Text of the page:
may 25, 2013

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Sometimes our stop-doing list needs to be bigger than our to-do list.” ~ Patti Digh

smoke tree morning
smoke tree morning

Let me take a moment to give thanks for some vitally important people (in no particular order) which I simply haven’t had time to do over the last several months. I’ve been crazy busy, but I’ve had a lot of help along the way.

Mom and Dad’s anniversary party would have never been a success without my family. My aunts Janet and Lois went above and beyond; Barbara, Linda Gail, Virginia, Judy, Charleen, Mabel, Phyllis, and uncles Harold, Darrel, Greg, and Phillip did the heavy lifting with the decorations, cleanup, and awesome ideas, but none of it would have happened without my cousins Missy, Mike, Renee, Jessica, and Lanelle. Eight or ten years ago, I put the family through a lot of needless angst, and while we all got our feelings hurt, this party was a testament that blood really is thicker than water. No matter what happened 50 years ago, 10 years ago, or anything yet to come, we get over it, move past it, love and support each other the way a family should. It might not be pretty, but we do it. My wish is for everyone to have such a resilient family unit.

Getting Janet back into her house was no small affair. My mother risked unmentionable personal loss to get that house built. She’s always been a risk taker. While I admire it, it also wears me out <insert laughter>. I wouldn’t have her any other way, though. It’s that indomitable spirit that has helped her survive more than her share of trials and tribulations. She worked her ass off to get Janet into that place. My cousin Stanya Franklin Terrell did the same. She washed until her little hands turned to pale prunes. Janet still wouldn’t be in without her. Terry Lykins has been like a member of our family for as long as I can remember, and when we needed help, he didn’t hesitate. Stacy Yelton and Annie Bassoni took time away from their free days to lend a hand. Sally Barker and Tim Conley have busted their butts, too, to help that little town survive and they have done right by us always. You just can’t ask for better people in your life than the people who have helped Janet, and that includes everyone who helped me get what she had left out: Rhonda Prater Crooks, LeeAnn Elam (and husband whose name I don’t remember), Charley and Kayla Conley, Betina and Anthony Gardner, Crystal Heis, Ken Trainor, Becky Ryder, Gordon Hogg, and John Hynes. It truly took a village to do this.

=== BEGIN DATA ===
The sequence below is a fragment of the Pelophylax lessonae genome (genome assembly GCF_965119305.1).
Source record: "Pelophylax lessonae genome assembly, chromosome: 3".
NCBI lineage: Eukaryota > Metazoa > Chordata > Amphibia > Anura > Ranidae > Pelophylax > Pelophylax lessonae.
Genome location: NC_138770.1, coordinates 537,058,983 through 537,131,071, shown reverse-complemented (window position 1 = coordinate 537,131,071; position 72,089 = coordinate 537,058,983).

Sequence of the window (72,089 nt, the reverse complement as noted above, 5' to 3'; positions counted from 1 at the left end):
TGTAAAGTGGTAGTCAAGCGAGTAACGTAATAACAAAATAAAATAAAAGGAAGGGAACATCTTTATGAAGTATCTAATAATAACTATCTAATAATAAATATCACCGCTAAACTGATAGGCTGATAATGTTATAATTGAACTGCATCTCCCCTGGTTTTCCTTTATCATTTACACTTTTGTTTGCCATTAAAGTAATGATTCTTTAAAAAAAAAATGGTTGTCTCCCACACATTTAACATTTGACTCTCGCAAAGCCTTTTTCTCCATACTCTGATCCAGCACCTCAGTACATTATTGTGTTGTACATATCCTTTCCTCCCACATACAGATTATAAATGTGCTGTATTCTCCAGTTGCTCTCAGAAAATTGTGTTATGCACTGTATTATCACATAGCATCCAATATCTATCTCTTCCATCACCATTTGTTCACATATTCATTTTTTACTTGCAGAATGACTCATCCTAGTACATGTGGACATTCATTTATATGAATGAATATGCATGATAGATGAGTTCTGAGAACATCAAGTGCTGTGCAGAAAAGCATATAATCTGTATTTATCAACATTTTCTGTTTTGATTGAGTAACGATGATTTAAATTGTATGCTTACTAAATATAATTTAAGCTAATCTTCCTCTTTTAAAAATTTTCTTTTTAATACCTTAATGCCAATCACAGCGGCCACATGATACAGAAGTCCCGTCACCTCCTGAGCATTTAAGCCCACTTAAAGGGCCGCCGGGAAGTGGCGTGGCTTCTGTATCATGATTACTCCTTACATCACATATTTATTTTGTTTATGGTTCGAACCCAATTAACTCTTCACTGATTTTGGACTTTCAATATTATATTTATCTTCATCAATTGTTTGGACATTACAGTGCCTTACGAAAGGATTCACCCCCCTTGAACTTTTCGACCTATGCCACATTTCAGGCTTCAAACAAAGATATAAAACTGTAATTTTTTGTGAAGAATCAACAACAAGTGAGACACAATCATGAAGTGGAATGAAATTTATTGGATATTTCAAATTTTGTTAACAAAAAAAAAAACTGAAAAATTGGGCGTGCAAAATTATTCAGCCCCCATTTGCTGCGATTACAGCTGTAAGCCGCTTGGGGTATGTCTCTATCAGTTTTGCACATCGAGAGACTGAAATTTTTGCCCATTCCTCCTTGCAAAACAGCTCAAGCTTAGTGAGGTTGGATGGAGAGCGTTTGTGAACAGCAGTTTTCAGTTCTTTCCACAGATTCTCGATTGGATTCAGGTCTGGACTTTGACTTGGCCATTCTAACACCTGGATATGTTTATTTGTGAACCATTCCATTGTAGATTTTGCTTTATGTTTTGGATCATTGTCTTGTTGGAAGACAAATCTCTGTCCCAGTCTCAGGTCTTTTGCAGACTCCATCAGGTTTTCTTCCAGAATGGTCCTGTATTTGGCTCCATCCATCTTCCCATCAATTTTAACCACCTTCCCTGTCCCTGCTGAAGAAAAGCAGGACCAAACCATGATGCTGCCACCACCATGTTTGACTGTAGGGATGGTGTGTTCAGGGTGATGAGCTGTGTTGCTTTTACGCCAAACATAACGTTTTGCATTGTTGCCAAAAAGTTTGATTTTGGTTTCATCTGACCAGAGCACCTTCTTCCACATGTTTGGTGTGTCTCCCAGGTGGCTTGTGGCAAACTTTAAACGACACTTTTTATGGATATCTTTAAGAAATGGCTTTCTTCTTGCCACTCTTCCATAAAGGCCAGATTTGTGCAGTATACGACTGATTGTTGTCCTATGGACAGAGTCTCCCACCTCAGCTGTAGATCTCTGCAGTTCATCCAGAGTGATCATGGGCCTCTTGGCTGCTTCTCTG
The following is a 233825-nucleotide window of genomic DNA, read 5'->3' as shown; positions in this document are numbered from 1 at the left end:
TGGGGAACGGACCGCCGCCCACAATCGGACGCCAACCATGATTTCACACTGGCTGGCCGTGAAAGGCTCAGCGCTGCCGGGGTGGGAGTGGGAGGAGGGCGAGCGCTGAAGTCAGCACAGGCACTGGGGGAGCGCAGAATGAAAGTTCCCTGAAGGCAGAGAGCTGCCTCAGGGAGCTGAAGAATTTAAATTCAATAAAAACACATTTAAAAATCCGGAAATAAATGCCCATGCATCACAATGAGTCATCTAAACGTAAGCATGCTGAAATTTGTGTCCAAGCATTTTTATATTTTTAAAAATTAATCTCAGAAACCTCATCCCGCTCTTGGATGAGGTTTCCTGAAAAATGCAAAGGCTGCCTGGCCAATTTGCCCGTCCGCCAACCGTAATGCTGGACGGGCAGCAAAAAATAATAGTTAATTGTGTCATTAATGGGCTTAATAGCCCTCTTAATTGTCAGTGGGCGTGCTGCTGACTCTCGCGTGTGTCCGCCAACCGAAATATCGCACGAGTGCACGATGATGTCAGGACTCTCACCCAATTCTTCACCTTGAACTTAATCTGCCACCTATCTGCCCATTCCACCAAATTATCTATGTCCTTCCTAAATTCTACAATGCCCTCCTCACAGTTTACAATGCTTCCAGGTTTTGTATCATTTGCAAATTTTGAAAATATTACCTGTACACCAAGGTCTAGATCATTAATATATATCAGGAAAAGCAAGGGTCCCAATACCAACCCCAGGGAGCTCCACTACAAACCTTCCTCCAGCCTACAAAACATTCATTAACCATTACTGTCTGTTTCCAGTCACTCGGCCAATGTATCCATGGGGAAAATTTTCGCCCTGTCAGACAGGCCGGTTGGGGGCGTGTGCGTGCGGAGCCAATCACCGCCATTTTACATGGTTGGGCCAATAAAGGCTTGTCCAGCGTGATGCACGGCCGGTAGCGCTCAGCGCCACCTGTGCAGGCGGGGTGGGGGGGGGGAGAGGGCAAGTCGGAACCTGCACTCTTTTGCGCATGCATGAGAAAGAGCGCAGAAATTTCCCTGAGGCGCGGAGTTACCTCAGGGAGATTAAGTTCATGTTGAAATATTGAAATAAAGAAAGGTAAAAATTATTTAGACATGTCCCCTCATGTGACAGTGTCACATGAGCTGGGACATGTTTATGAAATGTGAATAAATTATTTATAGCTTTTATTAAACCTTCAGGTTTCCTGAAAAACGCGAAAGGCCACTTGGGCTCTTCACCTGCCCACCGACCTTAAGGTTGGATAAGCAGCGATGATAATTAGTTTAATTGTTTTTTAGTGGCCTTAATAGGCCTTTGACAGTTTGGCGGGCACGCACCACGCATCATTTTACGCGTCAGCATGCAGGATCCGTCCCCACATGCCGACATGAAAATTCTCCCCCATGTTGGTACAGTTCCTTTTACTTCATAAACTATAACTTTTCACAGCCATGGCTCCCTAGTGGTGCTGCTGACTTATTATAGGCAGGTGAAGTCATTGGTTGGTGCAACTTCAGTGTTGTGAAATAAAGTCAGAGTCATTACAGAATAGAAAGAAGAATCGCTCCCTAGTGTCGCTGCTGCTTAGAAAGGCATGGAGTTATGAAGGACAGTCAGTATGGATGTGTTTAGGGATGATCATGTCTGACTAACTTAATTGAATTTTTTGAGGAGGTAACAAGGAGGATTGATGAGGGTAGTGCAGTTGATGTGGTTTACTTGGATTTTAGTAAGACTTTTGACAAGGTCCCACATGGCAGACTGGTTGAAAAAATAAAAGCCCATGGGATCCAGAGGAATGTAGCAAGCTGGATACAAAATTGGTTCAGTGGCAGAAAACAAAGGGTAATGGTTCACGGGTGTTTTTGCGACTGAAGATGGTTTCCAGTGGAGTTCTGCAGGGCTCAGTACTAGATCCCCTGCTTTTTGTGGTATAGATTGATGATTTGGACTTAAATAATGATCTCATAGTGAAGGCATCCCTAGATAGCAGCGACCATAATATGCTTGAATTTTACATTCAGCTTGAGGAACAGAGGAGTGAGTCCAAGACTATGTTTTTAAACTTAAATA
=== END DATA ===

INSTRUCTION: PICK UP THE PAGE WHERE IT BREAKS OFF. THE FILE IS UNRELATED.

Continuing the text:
Mindy Cardenas keeps me sane all the way from Wisconsin. Yes, she’s super woman. Her husband and kids can confirm this. Our Friday talks have helped navigate extremely rough waters. More importantly, I am a more enlightened being because of her friendship. She never let’s me walk this journey alone, and I owe her a debt of gratitude that I  can never repay. Meanwhile, Marie Dale, Crystal Heis, and Stacy Yelton keep me sane on the homefront. We’re our own little support group at work. We try to lunch together each day, and it’s the most important hour of the day for me. All the world’s problems are solved, and I learn something new at every sitting. Crazy busy would just be plain crazy without them.

madame detail
madame detail

Speaking of Stacy, she’s extraordinary. She takes care of my car (above). She looks after my cats. She gives me advice. She listens to me. She removes expired food from my kitchen to keep me from accidentally killing myself (or her). She knows all the things I don’t. I depend on her to fill in the blanks of what I don’t remember, and especially what I don’t remember to do because I’m too busy. Most importantly, she makes me laugh and she makes me thankful to have someone so important in my life. The very core of my being would be tragically lost without her. To call her a blessing would be an understatement.

Finally, my dad. It’s sappy as all get out to say that he’s my hero, but sap be damned, he really is. You talk about a guy who has overcome the odds: that’s dad. When I awoke from surgery earlier this week it was him I asked for. Instinctively, I knew I needed his calm, his soothing, his gentle nudge to gather my wits and get up. It was he who told me as we were walking into the hospital that morning, “Kopana, this is only a tune-up. We all need one every now and then.” His wisdom is simple, but he is right nearly 100% of the time. He laughs and talks to me now more than he did when I was a child. Most of the men closest to me have died. With the exception of my grandfathers, they’ve all died way too young. My life would be savagely poor without my pop, and I thank God she’s taking the best last.

There are so many others who help me along the way. Their gifts of kindness and compassion have not gone unnoticed. If you’re having a bad day, stop for one second and think about the last six months of your life. How many people have done something for you, helped you in some small way? There may be some you don’t even know about. Whether it’s one person or one thousand, you are rich beyond measure. Never take them for granted. Say thank you even when they’ve done nothing in particular to warrant it.

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